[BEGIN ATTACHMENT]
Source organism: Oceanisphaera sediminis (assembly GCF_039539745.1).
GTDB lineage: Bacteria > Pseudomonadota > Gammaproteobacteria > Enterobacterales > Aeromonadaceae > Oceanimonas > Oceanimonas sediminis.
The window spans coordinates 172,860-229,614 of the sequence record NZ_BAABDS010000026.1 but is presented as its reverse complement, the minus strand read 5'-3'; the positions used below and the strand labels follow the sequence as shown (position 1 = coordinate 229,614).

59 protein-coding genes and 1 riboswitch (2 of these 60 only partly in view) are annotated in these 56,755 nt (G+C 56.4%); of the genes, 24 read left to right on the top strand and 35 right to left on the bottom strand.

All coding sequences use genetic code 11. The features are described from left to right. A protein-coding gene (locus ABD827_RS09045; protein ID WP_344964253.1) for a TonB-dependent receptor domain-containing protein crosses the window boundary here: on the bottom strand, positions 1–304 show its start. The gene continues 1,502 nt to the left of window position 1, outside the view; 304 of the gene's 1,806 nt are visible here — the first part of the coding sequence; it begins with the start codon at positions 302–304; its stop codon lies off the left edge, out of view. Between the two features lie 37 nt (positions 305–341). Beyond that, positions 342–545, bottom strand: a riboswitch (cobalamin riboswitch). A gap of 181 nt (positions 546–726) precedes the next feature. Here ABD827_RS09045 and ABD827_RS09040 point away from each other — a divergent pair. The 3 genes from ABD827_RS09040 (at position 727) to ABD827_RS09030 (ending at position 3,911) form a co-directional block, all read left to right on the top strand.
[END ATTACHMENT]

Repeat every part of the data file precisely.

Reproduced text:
Source organism: Oceanisphaera sediminis (assembly GCF_039539745.1).
GTDB lineage: Bacteria > Pseudomonadota > Gammaproteobacteria > Enterobacterales > Aeromonadaceae > Oceanimonas > Oceanimonas sediminis.
The window spans coordinates 172,860-229,614 of the sequence record NZ_BAABDS010000026.1 but is presented as its reverse complement, the minus strand read 5'-3'; the positions used below and the strand labels follow the sequence as shown (position 1 = coordinate 229,614).

59 protein-coding genes and 1 riboswitch (2 of these 60 only partly in view) are annotated in these 56,755 nt (G+C 56.4%); of the genes, 24 read left to right on the top strand and 35 right to left on the bottom strand.

All coding sequences use genetic code 11. The features are described from left to right. A protein-coding gene (locus ABD827_RS09045; protein ID WP_344964253.1) for a TonB-dependent receptor domain-containing protein crosses the window boundary here: on the bottom strand, positions 1–304 show its start. The gene continues 1,502 nt to the left of window position 1, outside the view; 304 of the gene's 1,806 nt are visible here — the first part of the coding sequence; it begins with the start codon at positions 302–304; its stop codon lies off the left edge, out of view. Between the two features lie 37 nt (positions 305–341). Beyond that, positions 342–545, bottom strand: a riboswitch (cobalamin riboswitch). A gap of 181 nt (positions 546–726) precedes the next feature. Here ABD827_RS09045 and ABD827_RS09040 point away from each other — a divergent pair. The 3 genes from ABD827_RS09040 (at position 727) to ABD827_RS09030 (ending at position 3,911) form a co-directional block, all read left to right on the top strand.